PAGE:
Logan Avalanche Advisory

Forecaster: Toby Weed


Danger by aspect and elevation on slopes approaching 35° or steeper.
(click HERE for tomorrow's danger rating)

Danger Rose Tutorial

There is a MODERATE danger in the backcountry, and you are likely to trigger generally manageable soft wind slab or loose new snow avalanches on slopes steeper than about 35 degrees, most likely on lee slopes at upper elevations and in areas that received significant deposits (a foot or more) of new snow. Some natural avalanches consisting of new snow are possible during periods of exceptionally heavy snowfall, or if the wind picks up significantly, and the danger could become more widespread. I've added a couple pockets of CONSIDERABLE on upper elevation lee slopes to cover this possibility.

Evaluate the snow and terrain carefully and use good travel habits.


The Tony Grove Snotel reports 11 inches of new snow in the last 24 hours, with 1 inch of water content and 83 inches of total snow on the ground. The remote depth sensor up at Beaver Mountain reads 7 inches, and I'm reading .6" of water at Franklin Basin, and .5" H2O at USU Doc Daniel (Sinks Road). But it looks like the southern part of the range and the Wellsvilles pretty much got skunked, at least so far, with Ben Lomond Peak Snotel showing a bit over an inch, and that early this morning.

The Campbell Scientific weather station at 9700' on Logan Peak currently reports a steady 15 mph northwest wind overnight and 13 degrees.


....I've been able to post a few photos of last week's wet avalanche activity on our Website: (LOGAN AREA PHOTOS)

Yesterday's storm brought much needed colder temperatures, and we won't have to worry about wet avalanches as much now that the saturated snow has frozen....


      Over the next 12 hours.

The steady northwest winds occurring during periods of accumulating snowfall overnight and this morning are drifting soft slabs onto steep lee slope deposition areas, especially in exposed upper elevation terrain. Triggered and manageable soft wind slabs consisting of new snow are likely this morning on slopes steeper than about 35 degrees in exposed upper elevation areas that got a foot or more of new snow, like in the Central Bear River Range.

An increase in winds will cause an increase in danger and perhaps cause a more widespread problem....Wind slabs could get deeper and stiffer and so, much less manageable.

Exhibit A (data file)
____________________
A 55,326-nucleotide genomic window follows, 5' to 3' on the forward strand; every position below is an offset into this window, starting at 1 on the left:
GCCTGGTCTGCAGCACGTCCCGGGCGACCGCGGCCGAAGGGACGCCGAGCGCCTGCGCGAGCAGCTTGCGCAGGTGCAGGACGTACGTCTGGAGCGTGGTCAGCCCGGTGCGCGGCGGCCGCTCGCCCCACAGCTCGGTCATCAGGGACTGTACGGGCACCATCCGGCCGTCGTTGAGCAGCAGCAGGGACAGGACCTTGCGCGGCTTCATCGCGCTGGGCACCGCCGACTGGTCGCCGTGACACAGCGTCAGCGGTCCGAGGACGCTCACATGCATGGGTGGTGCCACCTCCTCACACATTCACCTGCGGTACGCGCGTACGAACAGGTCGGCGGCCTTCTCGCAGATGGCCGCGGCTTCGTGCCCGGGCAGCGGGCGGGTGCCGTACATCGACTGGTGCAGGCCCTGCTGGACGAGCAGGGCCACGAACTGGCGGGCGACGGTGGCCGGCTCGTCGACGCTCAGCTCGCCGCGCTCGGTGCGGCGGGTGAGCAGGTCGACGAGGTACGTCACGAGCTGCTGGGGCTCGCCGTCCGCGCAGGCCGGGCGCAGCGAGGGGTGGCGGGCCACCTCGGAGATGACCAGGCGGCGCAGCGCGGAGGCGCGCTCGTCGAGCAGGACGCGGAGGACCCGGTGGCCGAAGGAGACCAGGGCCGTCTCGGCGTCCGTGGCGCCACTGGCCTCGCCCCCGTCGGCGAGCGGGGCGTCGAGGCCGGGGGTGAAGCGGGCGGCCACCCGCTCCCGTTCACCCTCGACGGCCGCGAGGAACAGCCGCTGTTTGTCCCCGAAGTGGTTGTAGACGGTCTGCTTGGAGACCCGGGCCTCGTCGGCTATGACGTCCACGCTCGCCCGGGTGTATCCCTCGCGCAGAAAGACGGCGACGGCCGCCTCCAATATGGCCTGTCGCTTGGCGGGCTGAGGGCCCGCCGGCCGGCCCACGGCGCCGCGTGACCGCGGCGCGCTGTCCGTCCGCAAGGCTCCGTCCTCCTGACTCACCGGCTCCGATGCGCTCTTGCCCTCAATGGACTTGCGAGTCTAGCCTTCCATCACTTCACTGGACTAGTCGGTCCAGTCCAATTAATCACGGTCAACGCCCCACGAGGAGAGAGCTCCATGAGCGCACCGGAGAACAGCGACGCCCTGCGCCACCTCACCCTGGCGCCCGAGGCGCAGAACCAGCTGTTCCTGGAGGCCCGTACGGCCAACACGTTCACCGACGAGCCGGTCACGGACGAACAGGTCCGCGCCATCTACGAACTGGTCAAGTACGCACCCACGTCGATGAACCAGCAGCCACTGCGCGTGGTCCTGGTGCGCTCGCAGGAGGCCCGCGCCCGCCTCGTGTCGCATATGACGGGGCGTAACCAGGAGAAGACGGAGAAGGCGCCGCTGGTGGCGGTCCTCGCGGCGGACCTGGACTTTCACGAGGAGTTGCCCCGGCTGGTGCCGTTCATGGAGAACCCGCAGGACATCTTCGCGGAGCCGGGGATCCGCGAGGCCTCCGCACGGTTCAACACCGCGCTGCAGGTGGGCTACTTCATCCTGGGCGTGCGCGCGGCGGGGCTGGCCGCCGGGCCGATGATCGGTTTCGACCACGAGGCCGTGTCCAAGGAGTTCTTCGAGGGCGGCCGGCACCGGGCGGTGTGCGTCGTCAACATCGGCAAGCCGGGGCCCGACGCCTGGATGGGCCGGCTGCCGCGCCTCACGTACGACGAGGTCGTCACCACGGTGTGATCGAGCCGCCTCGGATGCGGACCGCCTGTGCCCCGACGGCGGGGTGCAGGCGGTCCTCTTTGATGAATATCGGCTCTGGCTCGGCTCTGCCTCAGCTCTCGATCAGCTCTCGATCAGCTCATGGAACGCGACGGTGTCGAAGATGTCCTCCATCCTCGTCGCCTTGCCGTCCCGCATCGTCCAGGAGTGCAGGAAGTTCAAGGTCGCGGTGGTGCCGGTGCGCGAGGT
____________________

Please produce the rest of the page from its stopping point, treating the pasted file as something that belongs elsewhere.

Be sure to strictly stick to safe travel protocols, as even smallish new snow avalanches can be deadly...


      Over the next 5 hours.

Periods of very heavy snowfall in some areas this morning could create a danger of natural loose or very soft new snow slab avalanches. If it really starts dumping, be sure you're not under steep slopes or in a runout gully....

Triggered and generally manageable loose snow avalanches are likely on steep slopes with significant deposits of new powder....


The storm will gradually move off to the east today, and snowfall should diminish in our area by midday...Snow showers will pick up again tonight and northwest winds will continue. It'll be mostly cloudy tomorrow with snow showers and a bit calmer.....Another potentially strong and cold storm will impact our region on Wednesday night, with accumulating snowfall a good bet.


The North American Avalanche Danger Scale is being revised for next winter. Our friends in Canada have created a short survey found at the following link. Please help ensure the new Avalanche Danger Scale is effective by completing a survey. (click HERE)

Our "Know before You Go" video is available online..... (click HERE to watch it)

Please let us know what you're seeing in the backcountry, especially if you see or trigger an avalanche, by leaving us a message at (435-)755-3638 or 1-800-662-4140. Or, you can always e-mail us at uac@utahavalanchecenter.org. . Your observations are very important for our program.....

This advisory is from the U.S.D.A. Forest Service, which is solely responsible for its content. This advisory describes general avalanche conditions and local variations always occur.

The Utah Avalanche Center depends on contributions from users like you to support our work.

I will update this advisory by around 7:30 Wednesday morning.

This information does not apply to developed ski areas or highways where avalanche control is normally done.  This advisory is from the U.S.D.A. Forest Service, which is solely responsible for its content. This advisory describes general avalanche conditions and local variations always occur.

This advisory provided by the USDA Forest Service, in partnership with:

The Friends of the Utah Avalanche Center, Utah Division of State Parks and Recreation, Utah Division of Emergency Management, Salt Lake County, Salt Lake Unified Fire Authority and the friends of the La Sal Avalanche Center. See our Sponsors Page for a complete list.